Regional participation in EU decision-making: Role in the legislature and subsidiarity monitoring

14-04-2016

The role of sub-national bodies in EU decision-making has grown. In this regard, significant changes were introduced by the Treaty of Lisbon, which inserted an explicit reference to the sub-national dimension of the subsidiarity principle, and granted the Committee of the Regions the right to bring an action for annulment. While the 'Early Warning Mechanism' for subsidiarity monitoring is primarily concerned with national parliaments, regional parliaments with legislative powers form a separate category of bodies caught by the protocol and may play an advisory role. Existing research, however, points to problems and challenges which regional parliaments face in engaging in genuine subsidiarity monitoring. Ex-ante subsidiarity monitoring is complemented by the possibility of ex post judicial review. Generally, challenges to Union acts on subsidiarity grounds are infrequent. At the same time, it is agreed that the very possibility of judicial review forces greater weight to be given to subsidiarity concerns during the preparation of Union law and encourages EU institutions to consider carefully whether an issue is best addressed at the European, national, regional or local level.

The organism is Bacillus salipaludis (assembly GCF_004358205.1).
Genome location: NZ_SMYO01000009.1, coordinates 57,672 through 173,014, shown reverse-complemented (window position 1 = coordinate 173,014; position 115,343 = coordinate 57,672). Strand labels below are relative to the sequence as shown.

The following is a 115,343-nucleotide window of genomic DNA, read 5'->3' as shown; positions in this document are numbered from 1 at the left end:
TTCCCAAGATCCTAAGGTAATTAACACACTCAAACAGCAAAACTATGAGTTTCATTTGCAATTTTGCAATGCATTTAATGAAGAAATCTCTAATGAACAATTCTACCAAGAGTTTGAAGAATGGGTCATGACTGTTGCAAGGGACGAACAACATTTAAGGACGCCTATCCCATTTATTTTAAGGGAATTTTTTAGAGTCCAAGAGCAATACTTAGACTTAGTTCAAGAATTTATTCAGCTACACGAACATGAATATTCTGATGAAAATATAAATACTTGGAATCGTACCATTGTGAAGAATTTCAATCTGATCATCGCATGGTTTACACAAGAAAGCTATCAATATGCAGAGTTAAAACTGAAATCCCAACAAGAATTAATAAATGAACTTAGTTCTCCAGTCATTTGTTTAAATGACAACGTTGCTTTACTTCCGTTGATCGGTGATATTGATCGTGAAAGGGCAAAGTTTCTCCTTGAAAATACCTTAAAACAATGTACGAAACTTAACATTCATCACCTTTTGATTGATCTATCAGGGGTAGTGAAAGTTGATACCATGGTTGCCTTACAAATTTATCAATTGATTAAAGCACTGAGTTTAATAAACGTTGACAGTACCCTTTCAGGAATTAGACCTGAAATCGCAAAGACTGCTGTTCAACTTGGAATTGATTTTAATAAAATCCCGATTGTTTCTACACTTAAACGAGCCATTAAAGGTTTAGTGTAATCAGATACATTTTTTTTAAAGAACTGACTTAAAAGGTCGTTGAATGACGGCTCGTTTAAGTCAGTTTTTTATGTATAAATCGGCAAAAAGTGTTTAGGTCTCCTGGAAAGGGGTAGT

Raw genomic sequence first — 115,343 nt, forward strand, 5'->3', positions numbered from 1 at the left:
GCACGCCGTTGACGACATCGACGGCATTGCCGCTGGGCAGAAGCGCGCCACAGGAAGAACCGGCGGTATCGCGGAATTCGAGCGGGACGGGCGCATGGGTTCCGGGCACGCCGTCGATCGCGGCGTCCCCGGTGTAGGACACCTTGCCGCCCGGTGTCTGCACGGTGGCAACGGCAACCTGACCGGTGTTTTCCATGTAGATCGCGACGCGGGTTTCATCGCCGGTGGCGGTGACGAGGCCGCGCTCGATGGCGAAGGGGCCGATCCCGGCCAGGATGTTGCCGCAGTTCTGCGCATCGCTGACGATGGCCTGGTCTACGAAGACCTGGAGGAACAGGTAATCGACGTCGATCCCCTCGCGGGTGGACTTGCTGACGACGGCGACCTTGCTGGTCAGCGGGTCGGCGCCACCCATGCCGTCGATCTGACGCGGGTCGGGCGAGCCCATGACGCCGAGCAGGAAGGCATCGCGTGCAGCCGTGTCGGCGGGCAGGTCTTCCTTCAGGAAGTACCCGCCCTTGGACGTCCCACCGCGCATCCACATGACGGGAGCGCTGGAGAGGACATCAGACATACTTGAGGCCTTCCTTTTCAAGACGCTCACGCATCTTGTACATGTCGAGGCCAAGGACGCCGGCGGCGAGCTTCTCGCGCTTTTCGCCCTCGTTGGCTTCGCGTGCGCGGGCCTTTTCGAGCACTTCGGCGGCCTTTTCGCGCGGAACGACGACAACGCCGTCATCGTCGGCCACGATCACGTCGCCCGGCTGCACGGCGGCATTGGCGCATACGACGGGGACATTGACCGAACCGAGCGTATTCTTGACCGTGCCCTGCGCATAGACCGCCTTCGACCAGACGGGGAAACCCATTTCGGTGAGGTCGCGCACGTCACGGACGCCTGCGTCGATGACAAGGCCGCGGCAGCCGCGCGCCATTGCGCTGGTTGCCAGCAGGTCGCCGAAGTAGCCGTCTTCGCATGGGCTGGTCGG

The role of sub-national bodies in EU decision-making has grown. In this regard, significant changes were introduced by the Treaty of Lisbon, which inserted an explicit reference to the sub-national dimension of the subsidiarity principle, and granted the Committee of the Regions the right to bring an action for annulment. While the 'Early Warning Mechanism' for subsidiarity monitoring is primarily concerned with national parliaments, regional parliaments with legislative powers form a separate category of bodies caught by the protocol and may play an advisory role. Existing research, however, points to problems and challenges which regional parliaments face in engaging in genuine subsidiarity monitoring. Ex-ante subsidiarity monitoring is complemented by the possibility of ex post judicial review. Generally, challenges to Union acts on subsidiarity grounds are infrequent. At the same time, it is agreed that the very possibility of judicial review forces greater weight to be given to subsidiarity concerns during the preparation of Union law and encourages EU institutions to consider carefully whether an issue is best addressed at the European, national, regional or local level.